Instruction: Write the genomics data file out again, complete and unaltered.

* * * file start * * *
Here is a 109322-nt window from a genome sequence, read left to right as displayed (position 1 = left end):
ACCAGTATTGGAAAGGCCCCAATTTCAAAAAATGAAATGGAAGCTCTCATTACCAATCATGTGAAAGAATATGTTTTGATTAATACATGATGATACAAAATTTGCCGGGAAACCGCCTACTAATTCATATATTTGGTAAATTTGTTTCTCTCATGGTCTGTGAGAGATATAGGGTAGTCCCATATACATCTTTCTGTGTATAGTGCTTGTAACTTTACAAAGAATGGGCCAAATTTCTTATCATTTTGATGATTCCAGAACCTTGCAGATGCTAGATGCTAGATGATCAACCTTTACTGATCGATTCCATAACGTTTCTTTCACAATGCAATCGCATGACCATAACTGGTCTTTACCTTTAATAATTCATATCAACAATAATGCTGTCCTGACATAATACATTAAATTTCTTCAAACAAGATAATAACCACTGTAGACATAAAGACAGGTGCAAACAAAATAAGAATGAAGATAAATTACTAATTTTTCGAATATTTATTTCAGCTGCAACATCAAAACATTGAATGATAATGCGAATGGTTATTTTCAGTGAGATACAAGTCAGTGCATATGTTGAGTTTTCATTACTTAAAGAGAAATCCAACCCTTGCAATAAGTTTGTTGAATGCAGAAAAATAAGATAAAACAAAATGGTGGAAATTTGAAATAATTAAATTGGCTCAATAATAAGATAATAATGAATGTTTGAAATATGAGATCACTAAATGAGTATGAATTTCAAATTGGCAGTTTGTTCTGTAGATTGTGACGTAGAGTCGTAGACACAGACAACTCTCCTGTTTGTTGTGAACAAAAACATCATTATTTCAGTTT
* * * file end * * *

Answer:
Here is a 109322-nt window from a genome sequence, read left to right as displayed (position 1 = left end):
ACCAGTATTGGAAAGGCCCCAATTTCAAAAAATGAAATGGAAGCTCTCATTACCAATCATGTGAAAGAATATGTTTTGATTAATACATGATGATACAAAATTTGCCGGGAAACCGCCTACTAATTCATATATTTGGTAAATTTGTTTCTCTCATGGTCTGTGAGAGATATAGGGTAGTCCCATATACATCTTTCTGTGTATAGTGCTTGTAACTTTACAAAGAATGGGCCAAATTTCTTATCATTTTGATGATTCCAGAACCTTGCAGATGCTAGATGCTAGATGATCAACCTTTACTGATCGATTCCATAACGTTTCTTTCACAATGCAATCGCATGACCATAACTGGTCTTTACCTTTAATAATTCATATCAACAATAATGCTGTCCTGACATAATACATTAAATTTCTTCAAACAAGATAATAACCACTGTAGACATAAAGACAGGTGCAAACAAAATAAGAATGAAGATAAATTACTAATTTTTCGAATATTTATTTCAGCTGCAACATCAAAACATTGAATGATAATGCGAATGGTTATTTTCAGTGAGATACAAGTCAGTGCATATGTTGAGTTTTCATTACTTAAAGAGAAATCCAACCCTTGCAATAAGTTTGTTGAATGCAGAAAAATAAGATAAAACAAAATGGTGGAAATTTGAAATAATTAAATTGGCTCAATAATAAGATAATAATGAATGTTTGAAATATGAGATCACTAAATGAGTATGAATTTCAAATTGGCAGTTTGTTCTGTAGATTGTGACGTAGAGTCGTAGACACAGACAACTCTCCTGTTTGTTGTGAACAAAAACATCATTATTTCAGTTT